Simplicity and Strength
In conventional one-way clutches on the market today (sprag and roller clutches), the lock-up function relies upon a wedging action of several small sprags/rollers between an inner and outer race. The precision of this event requires highly accurate machined surfaces be used for each of the components. In addition, this lockup configuration induces a high ratio of radial forces in order to transmit the required tangential force or useful torque (see diagram). The resulting radial forces create high surface stresses at each contact point and hoop stresses in both races, requiring all the materials to be hardened and relatively free of defects.
Conventional Roller Clutch
Conventional Sprag Clutch
Alternatively, the Means Mechanical Diode uses rectangular 'struts' that engage precisely in the direction of the torque load. Since the struts are oriented to hold the load more directly, you need very few of them to engage at once - in fact only one in most applications and never more than two. This means lower contact loads and virtually no hoop stresses. The final result: you have a clutch with fewer pieces, can be designed to handle higher loads, can be built out of lower strength materials, tolerates higher surface variation and therefore lends itself to a still unexplored level of design variations and manufacturing techniques.
Means Mechanical Diode
Designed for Speed
The Mechanical Diode's performance advantages are not limited to its strength in lock-up conditions. In fact, with the relatively small number of components, well-developed part geometries, and sufficient oil flow the Mechanical Diode can withstand higher overrun speeds for longer durations than the corresponding roller/sprag clutch designs which are susceptible to vibration and instability. This ability is due to the oil that the clutch naturally pumps through its internal geometry. This keeps a boundary layer of oil between each of the components and stabilizes the entire system. This effect becomes more pronounced at higher overrun speeds thereby allowing the clutch to run at a very high rpm. A secondary effect of the oil utilization is less free-wheel drag and consequently improved transmission efficiency.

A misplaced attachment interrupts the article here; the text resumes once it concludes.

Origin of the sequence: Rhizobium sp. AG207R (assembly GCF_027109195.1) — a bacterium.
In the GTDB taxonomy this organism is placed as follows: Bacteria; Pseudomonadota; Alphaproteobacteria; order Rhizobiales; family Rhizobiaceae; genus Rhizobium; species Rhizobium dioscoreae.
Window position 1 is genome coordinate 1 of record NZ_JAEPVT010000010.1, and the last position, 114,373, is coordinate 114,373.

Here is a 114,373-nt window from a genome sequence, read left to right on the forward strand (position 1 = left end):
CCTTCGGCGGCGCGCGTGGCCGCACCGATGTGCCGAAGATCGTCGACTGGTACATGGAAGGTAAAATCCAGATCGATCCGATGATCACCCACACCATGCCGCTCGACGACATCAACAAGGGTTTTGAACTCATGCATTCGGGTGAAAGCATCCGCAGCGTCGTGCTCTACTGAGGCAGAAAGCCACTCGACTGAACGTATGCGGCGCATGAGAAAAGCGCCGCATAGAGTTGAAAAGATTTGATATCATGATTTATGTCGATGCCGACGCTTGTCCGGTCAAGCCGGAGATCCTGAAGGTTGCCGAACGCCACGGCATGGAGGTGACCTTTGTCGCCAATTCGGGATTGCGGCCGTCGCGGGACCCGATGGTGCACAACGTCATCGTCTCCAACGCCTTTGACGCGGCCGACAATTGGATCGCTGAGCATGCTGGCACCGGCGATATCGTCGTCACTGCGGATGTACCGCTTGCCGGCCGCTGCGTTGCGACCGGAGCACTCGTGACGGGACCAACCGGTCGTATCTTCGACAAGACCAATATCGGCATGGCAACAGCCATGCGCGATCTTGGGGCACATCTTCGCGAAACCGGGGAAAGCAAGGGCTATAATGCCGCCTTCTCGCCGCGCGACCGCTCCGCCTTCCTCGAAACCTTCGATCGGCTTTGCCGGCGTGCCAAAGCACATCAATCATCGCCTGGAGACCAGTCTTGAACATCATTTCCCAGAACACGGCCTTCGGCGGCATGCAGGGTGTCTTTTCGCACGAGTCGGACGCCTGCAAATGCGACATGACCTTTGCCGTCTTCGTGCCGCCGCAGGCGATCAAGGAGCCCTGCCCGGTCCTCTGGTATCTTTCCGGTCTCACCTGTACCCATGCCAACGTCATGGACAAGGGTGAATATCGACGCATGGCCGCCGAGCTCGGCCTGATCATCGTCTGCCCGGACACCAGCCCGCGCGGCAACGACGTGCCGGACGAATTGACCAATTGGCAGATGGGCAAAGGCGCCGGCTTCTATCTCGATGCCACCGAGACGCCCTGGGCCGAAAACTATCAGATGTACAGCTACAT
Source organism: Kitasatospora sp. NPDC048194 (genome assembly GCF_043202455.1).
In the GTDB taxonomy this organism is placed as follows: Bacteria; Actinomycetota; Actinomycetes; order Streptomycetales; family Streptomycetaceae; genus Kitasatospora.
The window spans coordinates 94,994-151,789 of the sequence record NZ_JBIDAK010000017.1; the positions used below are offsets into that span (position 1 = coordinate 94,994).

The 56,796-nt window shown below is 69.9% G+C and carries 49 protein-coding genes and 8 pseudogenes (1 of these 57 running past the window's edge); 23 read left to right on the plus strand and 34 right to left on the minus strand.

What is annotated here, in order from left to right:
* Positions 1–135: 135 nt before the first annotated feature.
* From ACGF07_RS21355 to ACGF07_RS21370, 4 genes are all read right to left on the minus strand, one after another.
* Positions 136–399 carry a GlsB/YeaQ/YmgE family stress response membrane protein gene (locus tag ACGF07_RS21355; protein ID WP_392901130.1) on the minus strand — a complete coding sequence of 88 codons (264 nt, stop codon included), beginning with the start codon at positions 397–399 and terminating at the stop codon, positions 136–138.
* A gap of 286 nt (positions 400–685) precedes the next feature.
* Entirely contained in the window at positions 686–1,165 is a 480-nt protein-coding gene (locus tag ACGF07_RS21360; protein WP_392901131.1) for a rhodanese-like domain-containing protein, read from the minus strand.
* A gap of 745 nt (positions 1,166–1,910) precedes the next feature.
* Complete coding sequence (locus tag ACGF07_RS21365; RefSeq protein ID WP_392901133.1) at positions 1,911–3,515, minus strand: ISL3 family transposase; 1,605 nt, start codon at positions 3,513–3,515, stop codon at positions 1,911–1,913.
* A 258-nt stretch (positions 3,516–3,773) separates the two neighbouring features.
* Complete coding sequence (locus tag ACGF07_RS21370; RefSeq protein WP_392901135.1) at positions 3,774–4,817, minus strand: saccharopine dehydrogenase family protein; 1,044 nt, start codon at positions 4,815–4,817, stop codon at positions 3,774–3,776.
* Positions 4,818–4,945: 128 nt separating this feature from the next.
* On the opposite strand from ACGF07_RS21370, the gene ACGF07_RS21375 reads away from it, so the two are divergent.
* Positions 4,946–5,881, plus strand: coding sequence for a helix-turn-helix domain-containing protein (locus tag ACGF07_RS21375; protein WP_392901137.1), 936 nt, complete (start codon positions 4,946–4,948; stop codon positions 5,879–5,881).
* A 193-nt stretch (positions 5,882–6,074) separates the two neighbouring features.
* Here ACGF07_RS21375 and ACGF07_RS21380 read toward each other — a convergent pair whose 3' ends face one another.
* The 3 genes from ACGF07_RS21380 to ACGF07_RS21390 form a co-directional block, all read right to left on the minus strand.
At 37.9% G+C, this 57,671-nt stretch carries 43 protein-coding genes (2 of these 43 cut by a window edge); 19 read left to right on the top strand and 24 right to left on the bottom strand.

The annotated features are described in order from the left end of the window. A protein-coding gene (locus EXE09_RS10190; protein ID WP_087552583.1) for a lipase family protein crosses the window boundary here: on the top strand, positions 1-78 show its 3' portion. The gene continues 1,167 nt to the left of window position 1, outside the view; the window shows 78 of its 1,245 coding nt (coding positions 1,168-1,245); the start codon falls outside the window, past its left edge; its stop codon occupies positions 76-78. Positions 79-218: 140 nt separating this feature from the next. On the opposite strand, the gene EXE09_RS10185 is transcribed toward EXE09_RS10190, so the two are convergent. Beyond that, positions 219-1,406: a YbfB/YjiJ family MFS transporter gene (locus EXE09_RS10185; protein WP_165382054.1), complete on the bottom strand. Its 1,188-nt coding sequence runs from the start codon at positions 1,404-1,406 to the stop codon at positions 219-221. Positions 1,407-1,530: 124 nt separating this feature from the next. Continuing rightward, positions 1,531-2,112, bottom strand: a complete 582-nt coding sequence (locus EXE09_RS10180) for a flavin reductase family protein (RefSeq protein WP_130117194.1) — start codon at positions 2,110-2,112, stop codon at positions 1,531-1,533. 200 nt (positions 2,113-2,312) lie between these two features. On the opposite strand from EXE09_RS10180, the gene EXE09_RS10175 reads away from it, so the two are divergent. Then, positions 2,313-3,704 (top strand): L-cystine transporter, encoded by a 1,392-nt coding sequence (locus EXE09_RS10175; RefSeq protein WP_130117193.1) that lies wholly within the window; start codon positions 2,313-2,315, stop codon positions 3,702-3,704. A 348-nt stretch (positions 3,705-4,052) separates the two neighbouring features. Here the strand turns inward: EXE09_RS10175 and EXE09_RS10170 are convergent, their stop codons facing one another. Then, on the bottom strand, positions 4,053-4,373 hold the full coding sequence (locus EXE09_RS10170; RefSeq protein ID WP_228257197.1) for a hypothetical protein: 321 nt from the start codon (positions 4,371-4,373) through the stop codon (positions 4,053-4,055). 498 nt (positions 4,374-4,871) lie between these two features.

Early applications of the Mechanical Diode were drop-in black box replacements of conventional one-way clutches in order to solve warranty issues, realize marginal cost savings, reduce rotational mass, and/or reduce drag force. Later applications were identified earlier in the design cycle where the Mechanical Diode could be designed directly into the application and therefore realize additional benefits of reduced design envelopes, additional design flexibility, incorporation directly into other neighboring components, and to meet higher demands placed on transmissions in trucks, high-performance cars and sports utility vehicles.
Today we are exploring how the technology can be adapted to torque converters, differentials, and a number of other applications outside of the automotive industry.
Although the Means Mechanical Diode has established itself as a proven technology over the past two decades, it is still a relatively new technology that continues to advance - especially in comparison to the matured technologies of the sprag and roller clutches that have been around for over 50 and 100 years respectively. Means is finding ways to integrate the Mechanical Diode with its other technologies and deliver full module packs to its customers. We are also adding more innovative functions to the clutch, such as the selectivity switch of the Controllable Mechanical Diode.
With so many great ideas and opportunities for this product, it may hold the solution to your biggest design challenges. Feel free to contact our dedicated MD Clutch Department to discuss your particular application or setup a visit to tour our facilities in person. We look forward to hearing from you soon!
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